Sitting in her office amid memorabilia spanning nearly 32 years in broadcasting, Annie Folger remembered the moment a studio was born in Palo Alto.
"Back in January 1991 when the first Gulf War began, we didn't have a studio yet all we had was a bare room and no equipment but we decided we were going to try to go live, so we jury-rigged a camcorder into the cable system and invited viewers to call in and share their feelings," recalled Folger, longtime Midpeninsula Community Media Center executive director, who retired Jan. 31.
"I brought a long extension cord for our telephone, and we ran it from the office into the studio, plugged the camcorder in and went live. People just started calling to tell us how concerned they were about this war going on. More and more, the phone just rang off the hook. We hung up from one call, and another call would come in.
"A studio was born in that moment. That was our first (live) show ... and we let it be known that all communicators, dreamers and community builders would be welcome in communicating their ideas. That was us from the get go," said Folger, a petite, 71-year-old brunette known as a "revolutionary" among her colleagues in the broadcast world.
From the earliest days of community-access television, Folger has advocated on a local and national level for people's rights to express themselves. Her advocacy stretches back to just about the time Congress passed the Cable Communications Policy Act of 1984 that paved the way for cities to collect fees from cable operators to fund public, educational and government access channels.
Folger said after working for AT&T producing video-training packages in the 1970s, she learned firsthand what could be done with video and television.
"I had this feeling that we could do way more with television than just entertain ourselves," she said.
After leaving AT&T, she set out to "put the vision in television." She launched the nonprofit Choosing Our Future that encouraged interactive citizen participation in government through a pilot electronic town meeting that she developed in cooperation with KGO-TV. Through the show, pre-selected viewers all over the Bay Area could use their touch-tone telephones to vote on various community issues throughout the segment a well-received (but expensive) concept that was before its time and didn't survive due to lack of funding.
She ultimately got involved in public access, and on her 40th birthday on June 19, 1985 helped launch the Midpeninsula Community Media Center (formerly called Mid-Peninsula Access Corporation). Though Midpen was incorporated in 1985, it didn't open its doors until 1990. Her role included supervising the purchase of the two-story concrete studio at 900 San Antonio Road as well as broadcasting the first show with a live audience a segment that prompted one unexpected listener, former U.S. Secretary of State George Schultz, to call into the studio. (He was working at the Hoover Institution and wanted to offer a job to one of the guests he heard on the segment.)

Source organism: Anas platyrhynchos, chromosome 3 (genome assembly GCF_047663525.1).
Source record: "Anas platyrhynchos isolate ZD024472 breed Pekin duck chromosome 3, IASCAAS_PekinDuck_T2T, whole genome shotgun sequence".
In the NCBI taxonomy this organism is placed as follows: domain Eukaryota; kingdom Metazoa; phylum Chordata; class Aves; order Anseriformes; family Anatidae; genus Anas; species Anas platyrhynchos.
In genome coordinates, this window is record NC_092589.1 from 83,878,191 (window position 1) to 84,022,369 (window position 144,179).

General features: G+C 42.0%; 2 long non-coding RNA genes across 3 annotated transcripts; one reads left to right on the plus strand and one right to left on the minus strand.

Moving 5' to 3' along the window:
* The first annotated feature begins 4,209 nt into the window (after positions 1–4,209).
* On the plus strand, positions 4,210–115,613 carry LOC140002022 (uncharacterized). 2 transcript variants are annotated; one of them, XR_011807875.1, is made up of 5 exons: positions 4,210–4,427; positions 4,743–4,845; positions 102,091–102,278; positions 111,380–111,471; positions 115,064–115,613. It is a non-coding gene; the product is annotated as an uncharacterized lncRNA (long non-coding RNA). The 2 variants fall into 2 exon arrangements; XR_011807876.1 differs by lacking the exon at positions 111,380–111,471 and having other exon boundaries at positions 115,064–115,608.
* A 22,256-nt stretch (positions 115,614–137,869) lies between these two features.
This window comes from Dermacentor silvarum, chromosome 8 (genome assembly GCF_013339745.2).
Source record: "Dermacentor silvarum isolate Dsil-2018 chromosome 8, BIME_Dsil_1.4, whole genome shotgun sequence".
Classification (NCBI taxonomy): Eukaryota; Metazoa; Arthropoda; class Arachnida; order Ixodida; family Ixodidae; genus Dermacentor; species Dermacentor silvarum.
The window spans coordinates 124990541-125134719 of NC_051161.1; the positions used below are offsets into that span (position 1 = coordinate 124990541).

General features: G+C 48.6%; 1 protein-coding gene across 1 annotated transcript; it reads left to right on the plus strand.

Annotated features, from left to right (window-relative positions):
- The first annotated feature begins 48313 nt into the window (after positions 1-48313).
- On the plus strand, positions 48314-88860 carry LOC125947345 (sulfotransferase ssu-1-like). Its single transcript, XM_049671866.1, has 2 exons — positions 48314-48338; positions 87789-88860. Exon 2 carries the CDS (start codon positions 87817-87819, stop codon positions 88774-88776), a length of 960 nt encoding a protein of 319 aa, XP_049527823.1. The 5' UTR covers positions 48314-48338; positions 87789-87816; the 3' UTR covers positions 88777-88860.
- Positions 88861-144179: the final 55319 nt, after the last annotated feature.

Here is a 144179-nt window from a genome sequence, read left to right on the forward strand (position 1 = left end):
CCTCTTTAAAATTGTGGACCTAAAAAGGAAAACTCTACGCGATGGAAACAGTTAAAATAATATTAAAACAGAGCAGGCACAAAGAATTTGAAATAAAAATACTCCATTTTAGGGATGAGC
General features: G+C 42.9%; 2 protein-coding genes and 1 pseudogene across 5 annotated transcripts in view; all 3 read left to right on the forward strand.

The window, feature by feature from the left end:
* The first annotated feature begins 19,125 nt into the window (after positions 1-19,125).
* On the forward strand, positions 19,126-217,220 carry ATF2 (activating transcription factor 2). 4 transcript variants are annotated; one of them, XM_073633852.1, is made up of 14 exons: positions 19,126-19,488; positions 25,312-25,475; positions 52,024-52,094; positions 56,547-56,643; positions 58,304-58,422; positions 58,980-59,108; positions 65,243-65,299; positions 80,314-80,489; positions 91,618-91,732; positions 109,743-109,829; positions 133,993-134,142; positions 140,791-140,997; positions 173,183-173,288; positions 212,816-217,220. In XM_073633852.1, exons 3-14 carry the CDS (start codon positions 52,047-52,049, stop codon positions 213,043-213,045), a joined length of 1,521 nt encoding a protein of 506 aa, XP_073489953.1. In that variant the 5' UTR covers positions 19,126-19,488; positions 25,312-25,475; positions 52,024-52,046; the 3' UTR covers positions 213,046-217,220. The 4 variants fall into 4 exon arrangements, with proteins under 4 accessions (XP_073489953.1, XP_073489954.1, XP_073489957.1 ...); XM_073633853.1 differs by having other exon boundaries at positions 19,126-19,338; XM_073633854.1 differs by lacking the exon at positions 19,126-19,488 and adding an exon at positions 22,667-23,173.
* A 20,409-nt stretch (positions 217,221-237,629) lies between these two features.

During her nearly 32 years at Midpen, including 15 years as executive director, Folger helped the nonprofit media center grow from one channel to five local channels, produce more than 2,000 hours of city council meetings annually and contribute educational and public programming to a regional channel that reaches more than 400,000 homes in 15 cities.
The grassroots operation is the largest public studio in the Bay Area, with programs ranging from the career-oriented "Ask 'Dr.' Business" to "American Songwriter," which profiles local musicians, to "Future Talk," covering the global impact of technology.
"Annie did a great job of balancing the sometimes competing viewpoints of staff while giving individual staff room to grow, take risks and experiment," said Becky Sanders, communications and marketing manager at Midpen. "She's an amazing leader."
Elliot Margolies, Midpen's founding executive director who worked alongside Folger from the first day the organization opened its doors until her retirement, described Folger as someone "willing to take risks and keep evolving as media itself evolves.
"She left us in a strong position as a staff," he said.
Just days before her retirement, while sitting in the same building on San Antonio Road where she ran that long telephone extension cord into the studio for the first live broadcast in 1991, Folger reflected on the successes and challenges of operating the Midpen and where she thinks public access is headed.